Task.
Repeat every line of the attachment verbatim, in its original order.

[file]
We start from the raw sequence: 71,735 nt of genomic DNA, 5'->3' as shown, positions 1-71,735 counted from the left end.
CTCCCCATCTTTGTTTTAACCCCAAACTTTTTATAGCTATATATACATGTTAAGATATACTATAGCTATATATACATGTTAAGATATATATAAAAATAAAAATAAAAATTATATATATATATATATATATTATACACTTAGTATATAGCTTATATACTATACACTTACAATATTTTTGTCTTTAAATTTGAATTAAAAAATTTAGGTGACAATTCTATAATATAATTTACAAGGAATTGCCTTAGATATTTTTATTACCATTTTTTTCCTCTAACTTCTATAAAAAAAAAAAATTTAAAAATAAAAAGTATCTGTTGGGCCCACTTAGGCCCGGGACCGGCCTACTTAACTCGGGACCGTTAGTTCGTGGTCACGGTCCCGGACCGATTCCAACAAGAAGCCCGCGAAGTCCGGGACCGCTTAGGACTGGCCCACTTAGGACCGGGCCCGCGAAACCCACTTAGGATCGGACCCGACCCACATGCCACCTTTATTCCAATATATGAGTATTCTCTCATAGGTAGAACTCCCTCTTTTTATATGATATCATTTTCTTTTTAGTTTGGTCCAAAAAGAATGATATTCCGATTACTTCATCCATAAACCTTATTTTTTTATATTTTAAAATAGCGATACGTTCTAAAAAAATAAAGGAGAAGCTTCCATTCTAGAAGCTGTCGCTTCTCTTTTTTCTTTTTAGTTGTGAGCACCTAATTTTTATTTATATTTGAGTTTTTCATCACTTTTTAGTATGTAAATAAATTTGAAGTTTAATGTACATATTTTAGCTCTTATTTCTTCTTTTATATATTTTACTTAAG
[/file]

We start from the raw sequence: 71,735 nt of genomic DNA, 5'->3' as shown, positions 1-71,735 counted from the left end.
CTCCCCATCTTTGTTTTAACCCCAAACTTTTTATAGCTATATATACATGTTAAGATATACTATAGCTATATATACATGTTAAGATATATATAAAAATAAAAATAAAAATTATATATATATATATATATATTATACACTTAGTATATAGCTTATATACTATACACTTACAATATTTTTGTCTTTAAATTTGAATTAAAAAATTTAGGTGACAATTCTATAATATAATTTACAAGGAATTGCCTTAGATATTTTTATTACCATTTTTTTCCTCTAACTTCTATAAAAAAAAAAAATTTAAAAATAAAAAGTATCTGTTGGGCCCACTTAGGCCCGGGACCGGCCTACTTAACTCGGGACCGTTAGTTCGTGGTCACGGTCCCGGACCGATTCCAACAAGAAGCCCGCGAAGTCCGGGACCGCTTAGGACTGGCCCACTTAGGACCGGGCCCGCGAAACCCACTTAGGATCGGACCCGACCCACATGCCACCTTTATTCCAATATATGAGTATTCTCTCATAGGTAGAACTCCCTCTTTTTATATGATATCATTTTCTTTTTAGTTTGGTCCAAAAAGAATGATATTCCGATTACTTCATCCATAAACCTTATTTTTTTATATTTTAAAATAGCGATACGTTCTAAAAAAATAAAGGAGAAGCTTCCATTCTAGAAGCTGTCGCTTCTCTTTTTTCTTTTTAGTTGTGAGCACCTAATTTTTATTTATATTTGAGTTTTTCATCACTTTTTAGTATGTAAATAAATTTGAAGTTTAATGTACATATTTTAGCTCTTATTTCTTCTTTTATATATTTTACTTAAG